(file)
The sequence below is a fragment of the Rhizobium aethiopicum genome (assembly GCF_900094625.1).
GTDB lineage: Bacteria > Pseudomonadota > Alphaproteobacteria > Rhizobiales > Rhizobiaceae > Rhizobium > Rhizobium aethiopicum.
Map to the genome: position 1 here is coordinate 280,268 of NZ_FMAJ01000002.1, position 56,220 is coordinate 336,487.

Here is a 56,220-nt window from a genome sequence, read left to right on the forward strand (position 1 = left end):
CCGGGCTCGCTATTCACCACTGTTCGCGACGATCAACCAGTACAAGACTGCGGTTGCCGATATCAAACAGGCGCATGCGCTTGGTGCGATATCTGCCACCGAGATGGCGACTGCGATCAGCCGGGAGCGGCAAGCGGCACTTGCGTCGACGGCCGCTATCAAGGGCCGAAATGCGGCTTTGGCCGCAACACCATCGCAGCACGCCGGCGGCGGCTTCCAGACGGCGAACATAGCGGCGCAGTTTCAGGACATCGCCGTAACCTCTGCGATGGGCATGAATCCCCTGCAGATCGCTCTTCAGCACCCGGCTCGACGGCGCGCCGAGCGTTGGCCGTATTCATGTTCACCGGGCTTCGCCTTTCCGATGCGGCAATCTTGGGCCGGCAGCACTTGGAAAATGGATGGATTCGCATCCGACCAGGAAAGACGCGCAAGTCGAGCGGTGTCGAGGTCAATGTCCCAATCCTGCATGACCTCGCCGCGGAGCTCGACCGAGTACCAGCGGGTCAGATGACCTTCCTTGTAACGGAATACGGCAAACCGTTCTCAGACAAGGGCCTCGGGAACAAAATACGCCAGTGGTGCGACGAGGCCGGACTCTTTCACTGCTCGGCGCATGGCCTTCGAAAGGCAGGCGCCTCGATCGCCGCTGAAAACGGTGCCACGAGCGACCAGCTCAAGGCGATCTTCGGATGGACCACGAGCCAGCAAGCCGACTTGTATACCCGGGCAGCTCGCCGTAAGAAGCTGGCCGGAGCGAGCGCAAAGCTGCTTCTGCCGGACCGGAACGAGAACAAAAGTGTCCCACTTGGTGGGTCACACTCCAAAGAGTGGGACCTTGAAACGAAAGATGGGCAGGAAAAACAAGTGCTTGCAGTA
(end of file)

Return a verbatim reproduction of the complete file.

The sequence below is a fragment of the Rhizobium aethiopicum genome (assembly GCF_900094625.1).
GTDB lineage: Bacteria > Pseudomonadota > Alphaproteobacteria > Rhizobiales > Rhizobiaceae > Rhizobium > Rhizobium aethiopicum.
Map to the genome: position 1 here is coordinate 280,268 of NZ_FMAJ01000002.1, position 56,220 is coordinate 336,487.

Here is a 56,220-nt window from a genome sequence, read left to right on the forward strand (position 1 = left end):
CCGGGCTCGCTATTCACCACTGTTCGCGACGATCAACCAGTACAAGACTGCGGTTGCCGATATCAAACAGGCGCATGCGCTTGGTGCGATATCTGCCACCGAGATGGCGACTGCGATCAGCCGGGAGCGGCAAGCGGCACTTGCGTCGACGGCCGCTATCAAGGGCCGAAATGCGGCTTTGGCCGCAACACCATCGCAGCACGCCGGCGGCGGCTTCCAGACGGCGAACATAGCGGCGCAGTTTCAGGACATCGCCGTAACCTCTGCGATGGGCATGAATCCCCTGCAGATCGCTCTTCAGCACCCGGCTCGACGGCGCGCCGAGCGTTGGCCGTATTCATGTTCACCGGGCTTCGCCTTTCCGATGCGGCAATCTTGGGCCGGCAGCACTTGGAAAATGGATGGATTCGCATCCGACCAGGAAAGACGCGCAAGTCGAGCGGTGTCGAGGTCAATGTCCCAATCCTGCATGACCTCGCCGCGGAGCTCGACCGAGTACCAGCGGGTCAGATGACCTTCCTTGTAACGGAATACGGCAAACCGTTCTCAGACAAGGGCCTCGGGAACAAAATACGCCAGTGGTGCGACGAGGCCGGACTCTTTCACTGCTCGGCGCATGGCCTTCGAAAGGCAGGCGCCTCGATCGCCGCTGAAAACGGTGCCACGAGCGACCAGCTCAAGGCGATCTTCGGATGGACCACGAGCCAGCAAGCCGACTTGTATACCCGGGCAGCTCGCCGTAAGAAGCTGGCCGGAGCGAGCGCAAAGCTGCTTCTGCCGGACCGGAACGAGAACAAAAGTGTCCCACTTGGTGGGTCACACTCCAAAGAGTGGGACCTTGAAACGAAAGATGGGCAGGAAAAACAAGTGCTTGCAGTA